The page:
Dillon town council voted to continue discussion of a proposed mixed-use development prior to approving the application. Council will re-convene on Feb. 2 to make a decision with more detailed information on unit types, management and a few architectural changes.
Dillon’s planning and zoning commission recommended approval of the project, with a requirement that the developer better articulate building facades and bring the building’s elevations to higher architectural standards.
Adriano’s Bistro owner Ivano Ottoborgo and Lake Dillon Conoco owner Daniel Eilts are spearheading the five-story development, called the “Dillon Gateway” project for its proximity to Highway 6. The proposed building would be constructed at the current location of Adriano’s Bistro, with a new space for the restaurant, two retail units and 65 residential units.
“We struggled developing an identity in the town of Dillon for a number of years,” Mike Smith, owner of Dillon Ridge Liquors, said during public comment. “I know they’re putting their entire heart into doing this. This is positive, and I think we need to make it happen.”
While town council members shared a similar enthusiasm for new development coming to Dillon, a few looming questions prevented a final vote of approval. Differing expectations for workforce housing, as well as a requested exemption for the building’s height were two hot topics on Tuesday.
“You’re checking so many of the boxes. This is really exciting,” Mayor Pro-Tem Louis Skowyra said, adding that he would like more clarification on the project’s proposed workforce housing.
“I’m getting hung up on the workforce housing issue,” he added. “That to me is a huge component for what we’re talking about here.”
DEFINING WORKFORCE HOUSING
The proposed planned use development noted that 17 rental apartment units would be designated as “workforce housing,” while the remaining 46 units would be condominiums sold at market value. However, the most recent iteration of the plan noted that the apartments would also be rented out at market rate but would be deed restricted in that they could not be bought or sold.
“I get more excited about 17 workforce housing units than 17 apartment units,” Skowyra noted.
According to Summit Combined Housing Authority executive director Jennifer Kermode, the market rate for a single-bedroom apartment is about $1,300, affordable for individuals with a minimum income of $54,600.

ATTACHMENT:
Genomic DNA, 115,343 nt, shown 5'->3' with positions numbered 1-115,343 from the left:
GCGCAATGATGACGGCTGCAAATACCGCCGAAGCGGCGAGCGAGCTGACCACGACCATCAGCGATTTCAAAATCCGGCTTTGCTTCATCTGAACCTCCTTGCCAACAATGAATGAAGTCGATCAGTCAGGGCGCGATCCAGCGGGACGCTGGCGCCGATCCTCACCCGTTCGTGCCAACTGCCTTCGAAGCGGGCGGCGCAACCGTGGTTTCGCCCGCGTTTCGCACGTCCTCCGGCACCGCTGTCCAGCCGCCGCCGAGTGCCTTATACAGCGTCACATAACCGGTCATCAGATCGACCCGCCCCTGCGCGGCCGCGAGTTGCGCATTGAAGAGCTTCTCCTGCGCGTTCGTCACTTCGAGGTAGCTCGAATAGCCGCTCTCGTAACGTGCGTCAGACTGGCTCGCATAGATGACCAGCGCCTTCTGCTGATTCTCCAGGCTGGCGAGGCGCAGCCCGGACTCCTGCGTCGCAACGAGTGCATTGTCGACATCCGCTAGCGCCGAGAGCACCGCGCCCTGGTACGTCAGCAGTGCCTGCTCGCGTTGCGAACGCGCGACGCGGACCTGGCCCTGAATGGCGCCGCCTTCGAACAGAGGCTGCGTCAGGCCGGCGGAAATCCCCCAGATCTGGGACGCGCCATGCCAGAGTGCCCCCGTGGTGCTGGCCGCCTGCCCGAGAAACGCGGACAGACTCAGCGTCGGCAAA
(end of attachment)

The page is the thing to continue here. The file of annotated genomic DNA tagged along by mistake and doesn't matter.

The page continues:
By comparison, the annual median income for a one-person household in Summit County in 2015 was $60,700. Low income is defined as 70 percent AMI, or $46,100 and below. And the larger a household, the higher the required income.
“Our intention is workforce housing is housing that’s affordable for local wages,” Kermode said. “It’s for people who are gainfully employed and working for the benefit of Summit County.”
Both town council members and Dillon residents weighed in on ways to reach a compromise to include apartment units specifically directed at local workers. Councilmember Ben Raitano suggested including a specification for long-term rentals in the development or setting aside a few apartments to specifically be income restricted.
Dillon resident Cindy Bargell also noted the development didn’t specify rentals specifically for employees in the community, another potential option.
“By definition, workforce housing is not market-rate housing,” Dillon Mayor Kevin Burns said. “In your documentation, you specifically refer to these as workforce-housing units. For me to move forward, I need to know what you intend.”
While Ottoborgo agreed to further look into more affordable housing options, he raised concerns about the total cost.
“If you want a structure that is a beautiful structure, with underground parking, those things are not free,” he said. “The word is what we’re caught up on.”
Kermode noted that while income-restricted units are less profitable to develop, there are a few resources to encourage developers in that direction. For example, an IRS program can offer low-income housing tax credits to developers who reserve units for individuals below a specific income level.
“For private developers to do it up here, it just doesn’t really happen,” she said. “The cost of construction is still the same. The cost of operating them is still the same. … That’s why the tax credit is such a valuable tool.”
Without the workforce housing aspect, Councilmember Brad Bailey said the development came down to height and architecture.
The proposed development is would reach a height of 68 feet, 10 feet taller than town code requirements. Set on a 1.05-acre lot that drops nearly 30 feet, it is not an easy space to develop.
“That’s one of the things that makes this project kind of hard to conceive,” Dillon town engineer Dan Burroughs said.
In comparison with the surrounding building elevations, Dillon’s firehouse is almost 10 feet taller, while Dillon commons sit 22 feet below the roof. The steep slope of the area will make the building appear shorter from some locations, but much taller downhill.
“The great thing about this is there’s not a lot of views that this building’s gonna block. But you’re setting a precedent,” Dillon resident Kevin Stout said. “We’ve gone from a 50-foot limit to a wall that’s 80-feet high.”
Others suggested including bike racks, a connection with the bike path and more features of architectural interest. Despite the concerns, the majority of residents voiced approval in bringing new business to the town.
“Our town falls way behind the curve when it comes to new development. We should be thanking the Ottoborgo family for taking risk to develop that area downtown,” one person wrote in a submitted letter.
“This is a once in a lifetime opportunity to bring the town of Dillon back to life,” another added.